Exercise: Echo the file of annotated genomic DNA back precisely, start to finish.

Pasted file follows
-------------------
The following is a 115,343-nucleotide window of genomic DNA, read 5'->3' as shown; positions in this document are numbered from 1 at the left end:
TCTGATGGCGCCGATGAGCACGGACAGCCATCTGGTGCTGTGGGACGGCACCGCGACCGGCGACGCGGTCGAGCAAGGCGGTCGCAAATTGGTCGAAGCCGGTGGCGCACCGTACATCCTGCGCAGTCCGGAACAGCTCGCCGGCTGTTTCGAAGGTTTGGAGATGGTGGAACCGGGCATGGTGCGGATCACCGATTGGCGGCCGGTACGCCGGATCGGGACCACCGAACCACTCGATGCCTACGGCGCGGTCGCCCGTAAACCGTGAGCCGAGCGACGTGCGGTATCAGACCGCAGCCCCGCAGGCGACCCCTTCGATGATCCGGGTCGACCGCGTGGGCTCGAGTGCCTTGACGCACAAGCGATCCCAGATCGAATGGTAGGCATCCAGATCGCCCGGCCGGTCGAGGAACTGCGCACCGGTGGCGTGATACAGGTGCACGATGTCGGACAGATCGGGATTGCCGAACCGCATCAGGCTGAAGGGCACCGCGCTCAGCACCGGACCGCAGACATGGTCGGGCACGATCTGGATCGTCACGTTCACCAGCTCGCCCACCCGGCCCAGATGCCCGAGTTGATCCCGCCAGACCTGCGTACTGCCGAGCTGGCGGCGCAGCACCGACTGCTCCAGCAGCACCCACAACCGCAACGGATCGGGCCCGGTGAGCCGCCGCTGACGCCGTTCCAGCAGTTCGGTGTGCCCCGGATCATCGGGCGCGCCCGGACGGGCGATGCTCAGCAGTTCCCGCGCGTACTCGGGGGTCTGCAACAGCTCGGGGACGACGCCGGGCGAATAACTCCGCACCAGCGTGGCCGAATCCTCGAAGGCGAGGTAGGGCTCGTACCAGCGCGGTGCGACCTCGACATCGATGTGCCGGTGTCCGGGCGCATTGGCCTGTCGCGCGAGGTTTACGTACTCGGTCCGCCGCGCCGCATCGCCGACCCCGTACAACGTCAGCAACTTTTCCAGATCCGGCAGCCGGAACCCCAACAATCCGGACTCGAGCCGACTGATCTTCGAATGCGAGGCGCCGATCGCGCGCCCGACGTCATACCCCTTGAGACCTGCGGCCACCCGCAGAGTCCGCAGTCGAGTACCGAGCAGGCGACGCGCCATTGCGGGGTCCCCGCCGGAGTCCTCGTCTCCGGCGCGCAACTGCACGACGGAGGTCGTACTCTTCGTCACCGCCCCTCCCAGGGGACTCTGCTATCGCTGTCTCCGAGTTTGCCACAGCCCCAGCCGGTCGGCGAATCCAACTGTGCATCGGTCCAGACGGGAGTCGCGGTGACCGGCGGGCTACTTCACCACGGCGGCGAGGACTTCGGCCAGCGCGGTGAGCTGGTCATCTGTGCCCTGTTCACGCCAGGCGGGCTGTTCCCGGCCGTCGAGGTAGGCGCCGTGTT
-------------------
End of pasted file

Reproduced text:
The following is a 115,343-nucleotide window of genomic DNA, read 5'->3' as shown; positions in this document are numbered from 1 at the left end:
TCTGATGGCGCCGATGAGCACGGACAGCCATCTGGTGCTGTGGGACGGCACCGCGACCGGCGACGCGGTCGAGCAAGGCGGTCGCAAATTGGTCGAAGCCGGTGGCGCACCGTACATCCTGCGCAGTCCGGAACAGCTCGCCGGCTGTTTCGAAGGTTTGGAGATGGTGGAACCGGGCATGGTGCGGATCACCGATTGGCGGCCGGTACGCCGGATCGGGACCACCGAACCACTCGATGCCTACGGCGCGGTCGCCCGTAAACCGTGAGCCGAGCGACGTGCGGTATCAGACCGCAGCCCCGCAGGCGACCCCTTCGATGATCCGGGTCGACCGCGTGGGCTCGAGTGCCTTGACGCACAAGCGATCCCAGATCGAATGGTAGGCATCCAGATCGCCCGGCCGGTCGAGGAACTGCGCACCGGTGGCGTGATACAGGTGCACGATGTCGGACAGATCGGGATTGCCGAACCGCATCAGGCTGAAGGGCACCGCGCTCAGCACCGGACCGCAGACATGGTCGGGCACGATCTGGATCGTCACGTTCACCAGCTCGCCCACCCGGCCCAGATGCCCGAGTTGATCCCGCCAGACCTGCGTACTGCCGAGCTGGCGGCGCAGCACCGACTGCTCCAGCAGCACCCACAACCGCAACGGATCGGGCCCGGTGAGCCGCCGCTGACGCCGTTCCAGCAGTTCGGTGTGCCCCGGATCATCGGGCGCGCCCGGACGGGCGATGCTCAGCAGTTCCCGCGCGTACTCGGGGGTCTGCAACAGCTCGGGGACGACGCCGGGCGAATAACTCCGCACCAGCGTGGCCGAATCCTCGAAGGCGAGGTAGGGCTCGTACCAGCGCGGTGCGACCTCGACATCGATGTGCCGGTGTCCGGGCGCATTGGCCTGTCGCGCGAGGTTTACGTACTCGGTCCGCCGCGCCGCATCGCCGACCCCGTACAACGTCAGCAACTTTTCCAGATCCGGCAGCCGGAACCCCAACAATCCGGACTCGAGCCGACTGATCTTCGAATGCGAGGCGCCGATCGCGCGCCCGACGTCATACCCCTTGAGACCTGCGGCCACCCGCAGAGTCCGCAGTCGAGTACCGAGCAGGCGACGCGCCATTGCGGGGTCCCCGCCGGAGTCCTCGTCTCCGGCGCGCAACTGCACGACGGAGGTCGTACTCTTCGTCACCGCCCCTCCCAGGGGACTCTGCTATCGCTGTCTCCGAGTTTGCCACAGCCCCAGCCGGTCGGCGAATCCAACTGTGCATCGGTCCAGACGGGAGTCGCGGTGACCGGCGGGCTACTTCACCACGGCGGCGAGGACTTCGGCCAGCGCGGTGAGCTGGTCATCTGTGCCCTGTTCACGCCAGGCGGGCTGTTCCCGGCCGTCGAGGTAGGCGCCGTGTT